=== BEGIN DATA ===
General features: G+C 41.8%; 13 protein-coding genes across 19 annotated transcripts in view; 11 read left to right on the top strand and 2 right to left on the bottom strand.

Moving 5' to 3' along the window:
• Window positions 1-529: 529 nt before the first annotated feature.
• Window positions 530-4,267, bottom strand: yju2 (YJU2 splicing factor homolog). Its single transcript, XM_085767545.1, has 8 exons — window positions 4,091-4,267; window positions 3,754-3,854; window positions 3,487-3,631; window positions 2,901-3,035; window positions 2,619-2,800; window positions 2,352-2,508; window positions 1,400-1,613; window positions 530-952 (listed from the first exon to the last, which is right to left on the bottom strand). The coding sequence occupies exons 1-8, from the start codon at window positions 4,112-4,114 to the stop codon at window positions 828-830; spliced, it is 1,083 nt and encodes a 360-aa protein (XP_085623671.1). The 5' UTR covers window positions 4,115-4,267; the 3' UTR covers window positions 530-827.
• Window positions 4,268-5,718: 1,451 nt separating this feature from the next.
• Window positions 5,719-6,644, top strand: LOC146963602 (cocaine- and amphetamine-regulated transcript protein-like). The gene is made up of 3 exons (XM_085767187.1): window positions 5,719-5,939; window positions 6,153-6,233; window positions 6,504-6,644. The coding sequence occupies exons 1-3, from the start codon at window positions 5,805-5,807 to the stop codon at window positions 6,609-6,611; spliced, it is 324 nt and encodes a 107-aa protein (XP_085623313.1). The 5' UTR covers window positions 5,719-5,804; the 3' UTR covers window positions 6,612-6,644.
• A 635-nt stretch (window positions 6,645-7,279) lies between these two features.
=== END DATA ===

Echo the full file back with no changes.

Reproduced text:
General features: G+C 41.8%; 13 protein-coding genes across 19 annotated transcripts in view; 11 read left to right on the top strand and 2 right to left on the bottom strand.

Moving 5' to 3' along the window:
• Window positions 1-529: 529 nt before the first annotated feature.
• Window positions 530-4,267, bottom strand: yju2 (YJU2 splicing factor homolog). Its single transcript, XM_085767545.1, has 8 exons — window positions 4,091-4,267; window positions 3,754-3,854; window positions 3,487-3,631; window positions 2,901-3,035; window positions 2,619-2,800; window positions 2,352-2,508; window positions 1,400-1,613; window positions 530-952 (listed from the first exon to the last, which is right to left on the bottom strand). The coding sequence occupies exons 1-8, from the start codon at window positions 4,112-4,114 to the stop codon at window positions 828-830; spliced, it is 1,083 nt and encodes a 360-aa protein (XP_085623671.1). The 5' UTR covers window positions 4,115-4,267; the 3' UTR covers window positions 530-827.
• Window positions 4,268-5,718: 1,451 nt separating this feature from the next.
• Window positions 5,719-6,644, top strand: LOC146963602 (cocaine- and amphetamine-regulated transcript protein-like). The gene is made up of 3 exons (XM_085767187.1): window positions 5,719-5,939; window positions 6,153-6,233; window positions 6,504-6,644. The coding sequence occupies exons 1-3, from the start codon at window positions 5,805-5,807 to the stop codon at window positions 6,609-6,611; spliced, it is 324 nt and encodes a 107-aa protein (XP_085623313.1). The 5' UTR covers window positions 5,719-5,804; the 3' UTR covers window positions 6,612-6,644.
• A 635-nt stretch (window positions 6,645-7,279) lies between these two features.